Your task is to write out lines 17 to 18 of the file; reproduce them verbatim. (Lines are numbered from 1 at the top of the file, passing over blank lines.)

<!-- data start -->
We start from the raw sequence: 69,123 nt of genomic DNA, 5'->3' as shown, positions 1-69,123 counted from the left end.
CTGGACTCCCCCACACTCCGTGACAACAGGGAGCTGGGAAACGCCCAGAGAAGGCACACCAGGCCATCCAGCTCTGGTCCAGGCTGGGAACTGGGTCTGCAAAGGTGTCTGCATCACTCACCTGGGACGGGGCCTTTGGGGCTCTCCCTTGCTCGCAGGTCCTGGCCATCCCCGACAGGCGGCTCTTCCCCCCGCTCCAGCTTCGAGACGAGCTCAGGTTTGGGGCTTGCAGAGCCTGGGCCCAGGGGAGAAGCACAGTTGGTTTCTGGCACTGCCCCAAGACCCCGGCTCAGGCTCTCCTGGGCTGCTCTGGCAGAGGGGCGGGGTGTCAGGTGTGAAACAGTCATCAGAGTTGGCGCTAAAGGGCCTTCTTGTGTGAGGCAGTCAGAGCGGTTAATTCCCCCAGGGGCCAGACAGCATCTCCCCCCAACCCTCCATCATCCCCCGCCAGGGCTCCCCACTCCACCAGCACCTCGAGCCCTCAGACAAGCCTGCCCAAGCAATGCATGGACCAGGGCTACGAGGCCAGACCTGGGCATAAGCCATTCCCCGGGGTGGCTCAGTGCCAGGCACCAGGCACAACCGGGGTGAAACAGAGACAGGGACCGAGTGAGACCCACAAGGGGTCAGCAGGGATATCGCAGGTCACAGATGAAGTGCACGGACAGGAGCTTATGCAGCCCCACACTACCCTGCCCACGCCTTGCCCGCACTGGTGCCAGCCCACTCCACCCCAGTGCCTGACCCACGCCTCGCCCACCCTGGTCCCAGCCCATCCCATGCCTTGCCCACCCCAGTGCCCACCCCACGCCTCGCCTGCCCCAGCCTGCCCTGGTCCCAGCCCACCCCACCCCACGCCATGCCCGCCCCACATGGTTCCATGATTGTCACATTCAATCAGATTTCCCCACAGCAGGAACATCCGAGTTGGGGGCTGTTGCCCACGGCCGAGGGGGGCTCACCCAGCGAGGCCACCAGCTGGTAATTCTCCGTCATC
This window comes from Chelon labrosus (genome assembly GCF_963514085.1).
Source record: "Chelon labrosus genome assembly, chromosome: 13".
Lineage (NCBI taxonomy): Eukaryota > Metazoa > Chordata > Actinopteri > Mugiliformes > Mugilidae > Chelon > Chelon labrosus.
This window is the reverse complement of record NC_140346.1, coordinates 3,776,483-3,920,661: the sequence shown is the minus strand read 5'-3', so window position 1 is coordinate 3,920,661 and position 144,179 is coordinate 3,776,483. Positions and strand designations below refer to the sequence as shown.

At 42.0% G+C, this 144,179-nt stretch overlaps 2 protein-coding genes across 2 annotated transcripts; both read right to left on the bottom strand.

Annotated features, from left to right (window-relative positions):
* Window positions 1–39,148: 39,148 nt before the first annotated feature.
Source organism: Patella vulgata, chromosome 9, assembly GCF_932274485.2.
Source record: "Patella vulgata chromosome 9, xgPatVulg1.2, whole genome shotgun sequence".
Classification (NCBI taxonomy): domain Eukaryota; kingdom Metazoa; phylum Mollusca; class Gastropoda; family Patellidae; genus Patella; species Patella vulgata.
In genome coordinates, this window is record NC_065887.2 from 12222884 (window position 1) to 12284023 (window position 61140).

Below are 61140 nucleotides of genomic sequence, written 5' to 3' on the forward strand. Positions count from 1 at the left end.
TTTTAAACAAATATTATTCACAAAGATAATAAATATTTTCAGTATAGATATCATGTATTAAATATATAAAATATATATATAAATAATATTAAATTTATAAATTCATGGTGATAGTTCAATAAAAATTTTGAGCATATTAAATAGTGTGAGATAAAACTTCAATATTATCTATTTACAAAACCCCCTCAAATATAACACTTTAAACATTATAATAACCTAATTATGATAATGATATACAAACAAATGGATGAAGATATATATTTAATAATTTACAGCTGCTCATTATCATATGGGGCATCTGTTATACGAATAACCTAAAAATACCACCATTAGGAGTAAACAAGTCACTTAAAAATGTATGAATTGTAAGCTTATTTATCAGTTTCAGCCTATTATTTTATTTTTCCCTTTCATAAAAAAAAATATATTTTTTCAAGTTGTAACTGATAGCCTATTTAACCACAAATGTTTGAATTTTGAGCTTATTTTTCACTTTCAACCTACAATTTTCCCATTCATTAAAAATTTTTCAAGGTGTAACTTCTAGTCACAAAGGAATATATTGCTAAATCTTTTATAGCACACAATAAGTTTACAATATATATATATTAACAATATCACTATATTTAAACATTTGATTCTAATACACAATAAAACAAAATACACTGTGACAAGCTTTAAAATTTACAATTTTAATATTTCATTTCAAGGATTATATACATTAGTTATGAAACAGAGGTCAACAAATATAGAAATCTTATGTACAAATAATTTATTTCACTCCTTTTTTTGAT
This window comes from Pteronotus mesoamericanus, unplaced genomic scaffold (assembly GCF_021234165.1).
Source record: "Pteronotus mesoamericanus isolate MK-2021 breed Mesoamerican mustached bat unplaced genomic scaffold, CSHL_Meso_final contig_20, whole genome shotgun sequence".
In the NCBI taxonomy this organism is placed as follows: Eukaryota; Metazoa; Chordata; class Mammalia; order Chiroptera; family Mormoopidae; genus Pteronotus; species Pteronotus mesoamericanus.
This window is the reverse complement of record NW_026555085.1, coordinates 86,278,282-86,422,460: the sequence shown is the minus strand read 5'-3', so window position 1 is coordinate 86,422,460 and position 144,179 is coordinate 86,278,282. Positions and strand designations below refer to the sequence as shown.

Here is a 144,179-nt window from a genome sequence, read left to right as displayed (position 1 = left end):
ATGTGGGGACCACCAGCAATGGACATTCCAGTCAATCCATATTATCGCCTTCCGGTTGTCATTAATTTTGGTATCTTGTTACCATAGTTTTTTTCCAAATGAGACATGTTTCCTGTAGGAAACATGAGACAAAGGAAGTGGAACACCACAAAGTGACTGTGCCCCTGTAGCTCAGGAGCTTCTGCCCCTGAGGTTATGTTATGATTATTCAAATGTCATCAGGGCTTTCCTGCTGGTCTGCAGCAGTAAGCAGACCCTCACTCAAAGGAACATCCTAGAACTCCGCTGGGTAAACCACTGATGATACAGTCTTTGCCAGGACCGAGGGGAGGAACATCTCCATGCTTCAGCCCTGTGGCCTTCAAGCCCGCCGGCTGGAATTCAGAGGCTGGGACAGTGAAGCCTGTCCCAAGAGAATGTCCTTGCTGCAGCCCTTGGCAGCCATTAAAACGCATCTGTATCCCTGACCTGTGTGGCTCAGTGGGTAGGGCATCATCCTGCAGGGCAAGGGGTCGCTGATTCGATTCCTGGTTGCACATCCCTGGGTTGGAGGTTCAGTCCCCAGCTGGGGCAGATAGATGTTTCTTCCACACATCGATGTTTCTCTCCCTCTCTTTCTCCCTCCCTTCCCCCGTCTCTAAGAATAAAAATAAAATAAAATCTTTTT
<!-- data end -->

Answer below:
Source record: "Pteronotus mesoamericanus isolate MK-2021 breed Mesoamerican mustached bat unplaced genomic scaffold, CSHL_Meso_final contig_20, whole genome shotgun sequence".
In the NCBI taxonomy this organism is placed as follows: Eukaryota; Metazoa; Chordata; class Mammalia; order Chiroptera; family Mormoopidae; genus Pteronotus; species Pteronotus mesoamericanus.